As chief executive of Visa, he transformed a struggling company into a global powerhouse and the world’s leading credit card network.
Dee Hock, a banker with a junior college degree who shaped the Visa credit card into a global financial behemoth, died on July 16 at his home in Olympia, Wash. He was 93.
His son David confirmed the death.
The credit card business was in an early, rocky stage of development in 1967, when Mr. Hock was named to run the credit card department of National Bank of Commerce in Seattle, which was licensed by Bank of America to issue its BankAmericard.
At the time, the business was beset by bad debts and fraud, and the cards themselves were primitive: They lacked the magnetic stripes that would later encode customer information; transactions that required bank authorizations took a long time; and the embossed information on them — customer name, card number, expiration date — was awkwardly copied onto receipts with a heavy imprinter.
“By 1968, I was extremely concerned that the industry may go under and our bank’s investment with it,” Mr. Hock told Plazm, an arts and politics magazine based in Portland, Ore., in 2013. “I was attending a meeting of all of the licensees of BofA, which soon became a shambles of argument and accusations.”
He became the leader of a committee of bankers whose institutions licensed the BankAmericard, which was first issued in 1958. The panel’s mission: to determine the card’s future. (The American Express card made its debut that same year; eight years earlier, Diners Club had issued what is widely consider the first credit card.)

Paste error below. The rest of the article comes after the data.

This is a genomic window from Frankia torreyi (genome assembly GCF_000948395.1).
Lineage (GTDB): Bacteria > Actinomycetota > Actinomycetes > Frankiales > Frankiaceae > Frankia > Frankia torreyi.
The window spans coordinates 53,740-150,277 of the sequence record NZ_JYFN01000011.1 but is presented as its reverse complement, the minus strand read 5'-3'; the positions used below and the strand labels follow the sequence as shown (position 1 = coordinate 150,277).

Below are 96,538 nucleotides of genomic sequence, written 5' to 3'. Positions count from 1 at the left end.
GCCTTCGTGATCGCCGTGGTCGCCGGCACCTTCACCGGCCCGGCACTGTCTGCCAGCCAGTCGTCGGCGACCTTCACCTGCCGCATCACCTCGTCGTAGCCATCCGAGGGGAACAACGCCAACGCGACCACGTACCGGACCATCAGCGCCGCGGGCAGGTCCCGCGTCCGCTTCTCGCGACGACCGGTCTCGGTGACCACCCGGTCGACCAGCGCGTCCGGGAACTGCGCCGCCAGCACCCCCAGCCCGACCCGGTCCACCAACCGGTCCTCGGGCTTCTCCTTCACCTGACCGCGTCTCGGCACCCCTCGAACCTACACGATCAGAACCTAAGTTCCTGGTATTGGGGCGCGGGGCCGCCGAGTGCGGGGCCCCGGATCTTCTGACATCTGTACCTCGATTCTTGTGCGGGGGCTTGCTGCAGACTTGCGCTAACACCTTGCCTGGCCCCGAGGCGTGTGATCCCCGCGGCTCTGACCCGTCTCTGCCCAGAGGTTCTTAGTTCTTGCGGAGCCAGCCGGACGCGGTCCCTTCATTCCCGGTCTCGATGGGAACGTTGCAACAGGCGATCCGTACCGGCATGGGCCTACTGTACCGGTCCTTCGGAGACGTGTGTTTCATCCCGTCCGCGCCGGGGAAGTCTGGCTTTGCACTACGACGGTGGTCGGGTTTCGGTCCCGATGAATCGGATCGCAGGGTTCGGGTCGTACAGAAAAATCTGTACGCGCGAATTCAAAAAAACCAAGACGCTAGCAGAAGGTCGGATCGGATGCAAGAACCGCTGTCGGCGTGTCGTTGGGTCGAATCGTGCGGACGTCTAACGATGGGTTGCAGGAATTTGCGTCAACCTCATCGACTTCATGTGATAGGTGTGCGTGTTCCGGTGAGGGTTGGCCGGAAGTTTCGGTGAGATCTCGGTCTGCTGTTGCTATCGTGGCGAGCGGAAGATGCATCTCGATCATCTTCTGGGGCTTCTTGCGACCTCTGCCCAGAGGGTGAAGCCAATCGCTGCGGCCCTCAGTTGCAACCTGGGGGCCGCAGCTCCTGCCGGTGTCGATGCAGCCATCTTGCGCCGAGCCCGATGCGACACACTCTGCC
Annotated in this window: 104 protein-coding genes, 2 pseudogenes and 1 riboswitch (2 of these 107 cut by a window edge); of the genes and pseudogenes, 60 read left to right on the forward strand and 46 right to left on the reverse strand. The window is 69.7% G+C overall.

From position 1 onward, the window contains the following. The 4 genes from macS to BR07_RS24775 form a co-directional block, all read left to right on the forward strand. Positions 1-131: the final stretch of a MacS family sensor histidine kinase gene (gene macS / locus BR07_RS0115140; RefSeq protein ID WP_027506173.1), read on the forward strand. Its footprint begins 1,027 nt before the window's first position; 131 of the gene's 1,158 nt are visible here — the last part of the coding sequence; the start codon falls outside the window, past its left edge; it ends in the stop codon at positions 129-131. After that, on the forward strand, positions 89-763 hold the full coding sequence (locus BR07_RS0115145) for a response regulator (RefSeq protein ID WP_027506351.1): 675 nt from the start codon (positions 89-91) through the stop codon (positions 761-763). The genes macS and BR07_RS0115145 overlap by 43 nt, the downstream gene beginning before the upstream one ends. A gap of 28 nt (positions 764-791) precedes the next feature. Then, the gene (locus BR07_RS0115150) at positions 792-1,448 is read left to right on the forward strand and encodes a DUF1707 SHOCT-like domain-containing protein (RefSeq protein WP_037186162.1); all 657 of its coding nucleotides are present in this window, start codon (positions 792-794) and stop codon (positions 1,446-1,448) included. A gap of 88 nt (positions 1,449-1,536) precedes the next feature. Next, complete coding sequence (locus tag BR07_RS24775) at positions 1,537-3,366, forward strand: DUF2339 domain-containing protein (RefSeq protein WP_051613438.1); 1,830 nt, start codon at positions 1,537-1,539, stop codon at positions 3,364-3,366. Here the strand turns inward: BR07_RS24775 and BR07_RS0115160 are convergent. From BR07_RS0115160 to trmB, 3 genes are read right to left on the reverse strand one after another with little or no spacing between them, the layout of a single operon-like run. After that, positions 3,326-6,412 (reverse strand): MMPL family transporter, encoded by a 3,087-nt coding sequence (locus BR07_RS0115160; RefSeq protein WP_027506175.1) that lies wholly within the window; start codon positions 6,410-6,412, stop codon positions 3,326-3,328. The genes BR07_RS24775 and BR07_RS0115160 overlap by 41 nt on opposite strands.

The committee’s solution was to create a new company, National BankAmericard, to be separate from Bank of America and to be controlled by the banks that issued the card. Mr. Hock was named president and chief executive. In 1976, after an in-house contest, the company was renamed Visa.
As chief executive, he oversaw the development of the first electronic authorization system and the first interbank electronic clearing and settlement system. Banks would issue the cards, not Visa, and they were mandated to add the magnetic stripe to their cards.
“Dee Hock realized something in the late 1960s that few others really understood: Computers and telecommunications would soon make it possible to build a global ‘electronic value exchange’ system that would soon enable customers to pay for goods and services ‘anywhere you want to be,’” David Stearns, the author of “Electronic Value Exchange: Origins of the VISA Electronic Payment System” (2011), wrote in an email. (The company renders its name in all capital letters.)
In a tribute, Alfred Kelly Jr., the chief executive of Visa, wrote that Mr. Hock had had a vision of “a world of frictionless commerce where anyone, anywhere could exchange value 24 hours a day, seven days a week, with absolute reliability.”
That vision, long since realized, has made Visa the world’s leading credit card network, with 3.9 billion cards issued and a total purchase volume of $13 trillion.
“What he did was undeniable: He made credit cards work,” Joe Nocera, a former New York Times columnist who wrote about Mr. Hock in his book “A Piece of the Action: How the Middle Class Joined the Money Class” (1994), said in a phone interview. “He took a system on the brink of collapse and said, ‘Follow me, I’ll take you to the promised land.’”